What's it like? I feel like people still have this (imo outdated) view of neighbourhoods that look a certain way necessarily being slums.

Ultimately, from a distance, it looks pretty similar to Italian hill towns, which can be poor but certainly aren't viewed as shantytowns by the tourists visiting them.

http://images.travelpod.com/tw_slide...town-pizzo.jpg

If I had to take a guess, I would say the Lima neighbourhood is probably poor, because that's how much of the poor South American neighbourhoods are built (un-planned/organic looking, on hillsides). I've been to Santa Ana Hill in Guayaquil, which has a similar layout. I think it's still lower income because the streets weren't built for cars which wealthy gentrifiers would probably want, but it didn't come of as a slum, it was still clean and well kept. Just a nice neighbourhood with modest colourful cheerful looking homes. The only obvious difference, looking at it and the Lima neighbourhood from a distance is Santa Ana Hill had more colourful homes.
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  #30  
Old Posted Sep 12, 2014, 4:03 PM
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extremely poor. Lean-tos constructed by squatters, who are mostly dirt-poor Amerindians coming to Lima from the mountainous hinterlands, places with almost no economic prospects except subsistence farming.
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We must always take sides. Neutrality helps the oppressor, never the victim. Silence encourages the tormentor, never the tormented. Sometimes we must interfere.Elie Wiesel
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  #31  
Old Posted Oct 10, 2014, 5:01 PM
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Lol this thread is crazy old.

I was living in toronto a week, when I realized all the urban folk are either broke or rich.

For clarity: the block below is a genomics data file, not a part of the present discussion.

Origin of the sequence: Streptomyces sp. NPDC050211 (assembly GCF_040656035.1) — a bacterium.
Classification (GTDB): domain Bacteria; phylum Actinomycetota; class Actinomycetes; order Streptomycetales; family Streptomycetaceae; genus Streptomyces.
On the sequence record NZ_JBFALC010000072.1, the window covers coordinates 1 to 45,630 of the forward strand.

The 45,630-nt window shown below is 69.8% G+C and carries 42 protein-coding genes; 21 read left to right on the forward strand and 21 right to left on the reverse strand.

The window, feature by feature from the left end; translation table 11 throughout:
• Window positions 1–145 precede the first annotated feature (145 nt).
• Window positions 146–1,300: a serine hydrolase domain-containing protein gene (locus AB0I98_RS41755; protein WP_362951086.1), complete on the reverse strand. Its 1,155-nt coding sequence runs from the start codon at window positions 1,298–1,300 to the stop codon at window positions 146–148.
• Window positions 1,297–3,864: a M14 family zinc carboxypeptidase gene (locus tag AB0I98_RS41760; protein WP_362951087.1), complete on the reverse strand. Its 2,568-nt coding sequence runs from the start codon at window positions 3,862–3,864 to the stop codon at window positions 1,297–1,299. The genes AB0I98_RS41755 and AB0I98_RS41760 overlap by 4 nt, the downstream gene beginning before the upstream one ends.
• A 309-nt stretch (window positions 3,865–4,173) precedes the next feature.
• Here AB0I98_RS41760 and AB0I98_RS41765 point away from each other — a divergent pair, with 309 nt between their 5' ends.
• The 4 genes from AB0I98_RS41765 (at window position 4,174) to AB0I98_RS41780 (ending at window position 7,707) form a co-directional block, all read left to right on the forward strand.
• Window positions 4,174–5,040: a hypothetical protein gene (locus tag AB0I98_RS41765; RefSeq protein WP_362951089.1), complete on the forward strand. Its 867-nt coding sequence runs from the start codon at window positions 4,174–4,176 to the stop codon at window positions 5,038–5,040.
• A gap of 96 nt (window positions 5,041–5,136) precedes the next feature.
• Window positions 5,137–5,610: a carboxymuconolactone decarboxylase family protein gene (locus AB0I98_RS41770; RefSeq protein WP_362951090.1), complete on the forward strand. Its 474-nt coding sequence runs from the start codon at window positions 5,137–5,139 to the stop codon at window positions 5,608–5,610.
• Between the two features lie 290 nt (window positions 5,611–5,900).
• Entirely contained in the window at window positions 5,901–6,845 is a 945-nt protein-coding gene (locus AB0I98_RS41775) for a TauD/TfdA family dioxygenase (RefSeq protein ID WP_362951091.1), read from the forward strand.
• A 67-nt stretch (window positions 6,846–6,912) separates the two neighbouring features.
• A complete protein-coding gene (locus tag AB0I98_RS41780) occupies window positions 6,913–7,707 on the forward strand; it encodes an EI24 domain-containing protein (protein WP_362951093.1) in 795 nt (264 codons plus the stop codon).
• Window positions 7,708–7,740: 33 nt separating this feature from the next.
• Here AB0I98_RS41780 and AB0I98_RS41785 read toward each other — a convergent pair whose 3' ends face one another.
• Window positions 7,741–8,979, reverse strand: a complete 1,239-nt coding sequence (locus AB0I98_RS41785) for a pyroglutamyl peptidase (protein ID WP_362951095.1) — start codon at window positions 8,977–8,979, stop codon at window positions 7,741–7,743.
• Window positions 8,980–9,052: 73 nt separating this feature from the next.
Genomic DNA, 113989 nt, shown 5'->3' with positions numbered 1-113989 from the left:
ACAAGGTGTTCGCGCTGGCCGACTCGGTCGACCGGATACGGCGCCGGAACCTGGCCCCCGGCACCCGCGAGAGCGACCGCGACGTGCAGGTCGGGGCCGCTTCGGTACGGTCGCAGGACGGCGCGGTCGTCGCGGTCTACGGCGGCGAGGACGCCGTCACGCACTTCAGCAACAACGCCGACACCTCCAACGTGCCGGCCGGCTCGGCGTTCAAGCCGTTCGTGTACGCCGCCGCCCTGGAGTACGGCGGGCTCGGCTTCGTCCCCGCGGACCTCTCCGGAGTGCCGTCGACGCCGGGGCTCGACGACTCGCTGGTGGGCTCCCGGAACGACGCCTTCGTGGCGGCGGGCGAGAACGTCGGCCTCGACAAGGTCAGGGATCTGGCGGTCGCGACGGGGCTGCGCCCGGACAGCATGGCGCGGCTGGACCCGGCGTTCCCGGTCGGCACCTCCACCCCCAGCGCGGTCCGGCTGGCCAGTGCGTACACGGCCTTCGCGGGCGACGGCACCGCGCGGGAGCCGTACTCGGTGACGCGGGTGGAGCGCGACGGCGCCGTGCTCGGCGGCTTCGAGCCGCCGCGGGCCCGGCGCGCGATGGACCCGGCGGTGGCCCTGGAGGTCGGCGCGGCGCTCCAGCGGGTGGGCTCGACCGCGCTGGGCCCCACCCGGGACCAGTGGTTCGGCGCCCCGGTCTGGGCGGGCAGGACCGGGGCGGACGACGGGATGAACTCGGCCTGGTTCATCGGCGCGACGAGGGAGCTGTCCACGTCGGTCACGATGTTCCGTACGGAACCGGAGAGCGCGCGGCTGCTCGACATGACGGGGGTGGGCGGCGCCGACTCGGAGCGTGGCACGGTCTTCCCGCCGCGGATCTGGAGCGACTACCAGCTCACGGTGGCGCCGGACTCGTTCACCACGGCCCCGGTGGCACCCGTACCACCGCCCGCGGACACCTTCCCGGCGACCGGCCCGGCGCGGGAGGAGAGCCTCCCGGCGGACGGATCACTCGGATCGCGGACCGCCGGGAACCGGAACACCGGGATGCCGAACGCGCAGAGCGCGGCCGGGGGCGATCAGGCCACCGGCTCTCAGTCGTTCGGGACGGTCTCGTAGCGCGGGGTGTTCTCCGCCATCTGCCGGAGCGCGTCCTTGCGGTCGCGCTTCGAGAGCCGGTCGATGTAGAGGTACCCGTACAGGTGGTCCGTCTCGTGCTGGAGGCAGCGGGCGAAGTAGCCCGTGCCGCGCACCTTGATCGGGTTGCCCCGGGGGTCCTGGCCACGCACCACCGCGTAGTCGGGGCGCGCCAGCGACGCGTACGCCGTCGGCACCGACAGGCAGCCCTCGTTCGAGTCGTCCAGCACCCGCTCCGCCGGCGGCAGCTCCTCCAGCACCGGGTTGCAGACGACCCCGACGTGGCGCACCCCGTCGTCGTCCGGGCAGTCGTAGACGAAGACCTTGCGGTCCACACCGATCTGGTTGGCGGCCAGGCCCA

With all the average folks in the burbs.

Its real simple math, if you rent you live in the city, if you buy you live where you can afford to live.
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  #32  
Old Posted Mar 11, 2016, 6:22 AM
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Quote:
Originally Posted by miketoronto View Post
We are starting to see the kind of segregation of incomes that we did not see in the 416. In the 416 the inner city and suburbs always mixed incomes and seemed to keep the old city pretty equal with the suburbs on income levels.
The fault of 1998 Mike Harris' failed amalgamations.
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  #33  
Old Posted Mar 16, 2016, 1:10 PM
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Yet another thread necro.
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  #34  
Old Posted Mar 16, 2016, 4:56 PM
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Quote:
Originally Posted by Stryker View Post
Lol this thread is crazy old.

I was living in toronto a week, when I realized all the urban folk are either broke or rich.
With all the average folks in the burbs.

Its real simple math, if you rent you live in the city, if you buy you live where you can afford to live.
Yeah.. that's not at all true. Sorry your 1 week didn't provide you with a better idea of what really happens in the city.
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  #35  
Old Posted Mar 21, 2016, 7:22 PM
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Toronto is incredibly mixed income, especially downtown. The rich live in yorkville sure, but much of downtown like Cityplace is middle income urban professionals. If anything the poverty is more focused on 416 suburbs than downtown.